Inside Goldsmiths’ Hall
Along Foster Lane in the City you can easily walk past this stone, 19th century building without giving it much thought. But it’s worth looking a bit closer at Goldsmiths’ Hall, an institution that’s been here since 1339.
I was recently invited to have a look inside and can confirm the interior is far more glittering than the outside suggests!
History of the Goldsmiths’ Company
One of the Great Twelve Livery Companies of the City of London, the Goldsmiths received their first Royal Charter in 1327 but were probably operating as a trade guild for a long time before.
They regulated the quality of craftsmen and traders and since 1300 have been responsible for testing the quality of gold and silver.
This still continues today in their adjoining assay office which still tests precious metal and applies hallmarks. The word, hallmark, coming from the Goldsmith’s hall where craftsmen would receive their mark.
Another historic legacy is the trial of the pyx, an annual ceremony dating back to the 12th century where the realm’s coinage was tested.
Public records start in 1248 and record twelve City Goldsmiths taking part. Until 1870 the ceremony took place in the Pyx Chamber at Westminster Abbey but now it takes place in the Goldsmiths Hall.
Unlike many of the other 111 City Livery Companies, the Goldsmiths retain very close links with the trade and one of their main objectives is to support craftspeople and the wider industry.
The Goldsmiths’ Leopard
Even before you enter, you’re met with some of the key symbols of the Goldsmiths’ Company, the major one being the leopard’s head.
The leopard’s head first appears in 1300 as the King Edward I’s mark to confirm the standards of gold and silver objects.
Leopard is actually a corruption of “leo part” heraldic speak for a lion’s face head on. But it’s changed throughout history to look more defined (and fearsome) so can be seen absolutely everywhere.
And that goes for the wider City of London too, the Goldsmiths own a lot of property across the Square Mile so it’s worth looking out for their crest which is a signal that they own the freehold. It’s something we talk about on my City: Power and Sacrifice walking tour.
Inside Goldsmiths’ Hall
The current hall was built in 1829-35, designed by Philip Hardwick.
The first room is the Staircase Hall. Originally this was covered in wood panelling but upgraded to colourful marble in 1871.
Flanking you up the stairs are four statues depicting the seasons carved by Samuel Nixon in 1844.
There’s also a brilliant gilded wooden statue of St Dunstan, patron saint of the company, which dates from 1744 and who used to stand at the front of the Company’s state barge.
Dunstan who lived c.909-988AD rose to Bishop of London and then Archbishop of Canterbury but was once a lowly Blacksmith. In one hand he clutches his Bishop’s crosier but in the other are his blacksmith’s tongs which by tradition he used to pinch the devil on the nose when he appeared to tempt him.
The show stopper room is the Livery Hall itself with its opulent coffered ceiling with epic chandeliers designed by Perry & Co and dating to 1835.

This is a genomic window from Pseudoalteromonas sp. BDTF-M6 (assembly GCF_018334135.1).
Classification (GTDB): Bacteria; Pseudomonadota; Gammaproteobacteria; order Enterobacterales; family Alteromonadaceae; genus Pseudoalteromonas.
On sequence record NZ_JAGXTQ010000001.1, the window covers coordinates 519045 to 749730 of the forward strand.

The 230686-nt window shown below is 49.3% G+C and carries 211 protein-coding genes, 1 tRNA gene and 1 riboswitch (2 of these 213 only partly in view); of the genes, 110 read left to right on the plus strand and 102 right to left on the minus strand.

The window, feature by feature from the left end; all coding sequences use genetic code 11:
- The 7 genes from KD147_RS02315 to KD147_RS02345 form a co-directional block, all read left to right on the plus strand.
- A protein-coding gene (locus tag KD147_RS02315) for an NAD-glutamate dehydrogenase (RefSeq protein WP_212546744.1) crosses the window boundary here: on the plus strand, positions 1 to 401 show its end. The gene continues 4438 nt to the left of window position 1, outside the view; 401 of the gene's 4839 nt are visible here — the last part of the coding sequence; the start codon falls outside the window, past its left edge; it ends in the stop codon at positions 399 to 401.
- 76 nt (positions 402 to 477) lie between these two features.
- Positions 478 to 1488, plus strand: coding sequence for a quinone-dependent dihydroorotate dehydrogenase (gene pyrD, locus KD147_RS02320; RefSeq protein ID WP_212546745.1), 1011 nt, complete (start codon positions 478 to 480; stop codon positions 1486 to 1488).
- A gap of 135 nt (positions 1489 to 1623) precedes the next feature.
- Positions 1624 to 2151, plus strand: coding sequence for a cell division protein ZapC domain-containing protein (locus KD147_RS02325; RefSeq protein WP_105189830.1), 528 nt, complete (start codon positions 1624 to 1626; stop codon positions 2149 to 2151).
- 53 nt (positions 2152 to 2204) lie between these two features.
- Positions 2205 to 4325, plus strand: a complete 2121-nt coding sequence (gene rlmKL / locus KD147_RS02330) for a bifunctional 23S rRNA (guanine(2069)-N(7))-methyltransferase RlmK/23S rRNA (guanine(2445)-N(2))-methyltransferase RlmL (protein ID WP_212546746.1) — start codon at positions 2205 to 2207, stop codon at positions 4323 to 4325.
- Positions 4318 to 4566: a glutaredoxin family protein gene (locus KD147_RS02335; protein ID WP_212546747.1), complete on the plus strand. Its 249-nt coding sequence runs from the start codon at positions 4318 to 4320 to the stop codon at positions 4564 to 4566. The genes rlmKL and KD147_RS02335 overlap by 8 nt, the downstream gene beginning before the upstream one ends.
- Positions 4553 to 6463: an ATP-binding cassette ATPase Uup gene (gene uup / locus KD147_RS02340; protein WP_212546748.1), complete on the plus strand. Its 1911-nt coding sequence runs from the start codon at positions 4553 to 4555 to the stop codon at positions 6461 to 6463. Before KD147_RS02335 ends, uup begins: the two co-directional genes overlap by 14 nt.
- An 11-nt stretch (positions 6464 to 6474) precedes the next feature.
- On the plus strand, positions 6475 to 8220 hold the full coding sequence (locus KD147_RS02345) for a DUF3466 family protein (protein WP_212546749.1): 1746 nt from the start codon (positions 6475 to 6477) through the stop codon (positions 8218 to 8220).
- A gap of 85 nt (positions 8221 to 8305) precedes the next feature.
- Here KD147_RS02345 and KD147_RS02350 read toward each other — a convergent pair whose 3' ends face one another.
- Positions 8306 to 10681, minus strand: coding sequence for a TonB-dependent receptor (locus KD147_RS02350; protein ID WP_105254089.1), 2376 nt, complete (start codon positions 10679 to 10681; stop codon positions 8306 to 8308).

In amongst the decoration you can spot pineapples, a symbol of wealth and hospitality. The Goldsmiths’ have apparently very much leaned into this and if you ever visit for a dinner here you will always be served the ‘Goldsmith dessert’ on a pineapple theme!
Another nice detail pointed out to me was the patch of darker ceiling, showing the results of restoration work.
Unsurprisingly the hall is used for a lot of filming and most recently appears in The Crown Season Four (see great pictures in the here and here as well as Killing Eve, Bridgerton and an even an Ellie Goulding music video).
There were more fun details to find in the light-filled Drawing Room.
These included 17th century Le Clerc tapestries that were seemingly too risqué for the Victorian members, the ladies’ exposed leg only relatively recently revealed when the tapestries were cleaned!
In The Court Room you’re transported back in time to the former 18th century hall, with oak panelling and portraits of Goldsmith members.
At one end there’s an amazing stone altar, dating from the 2nd Century AD and a piece of Roman London uncovered while digging the foundations for the current hall in 1830.
One of the most striking paintings a wonderful portrait of Queen Elizabeth II’s post-coronation banquet at Mansion House.
It’s painted by Terence Cuneo whose trademark was including a tiny mouse in every painting so we had a lot of fun trying to track it down, eventually finding it hiding on the table amongst the floral displays!
The final room we saw was the Exhibition Room, a starkly different feel as it was designed post-WWII. So while some of the rooms like the Drawing Room were also redesigned following bomb damage, they were done in a more historic style.
Visit Goldsmiths’ Hall
Although it’s not regularly open to the public, Goldsmiths’ Hall, unlike many of the City’s Livery Halls, is a bit easier to visit.
Each year they open for the Goldsmiths’ Fair so not only can you admire the building but they also have a display of contemporary jewellery, artwork and crafts to purchase. You can find out more about the 2023 fair and get tickets here.
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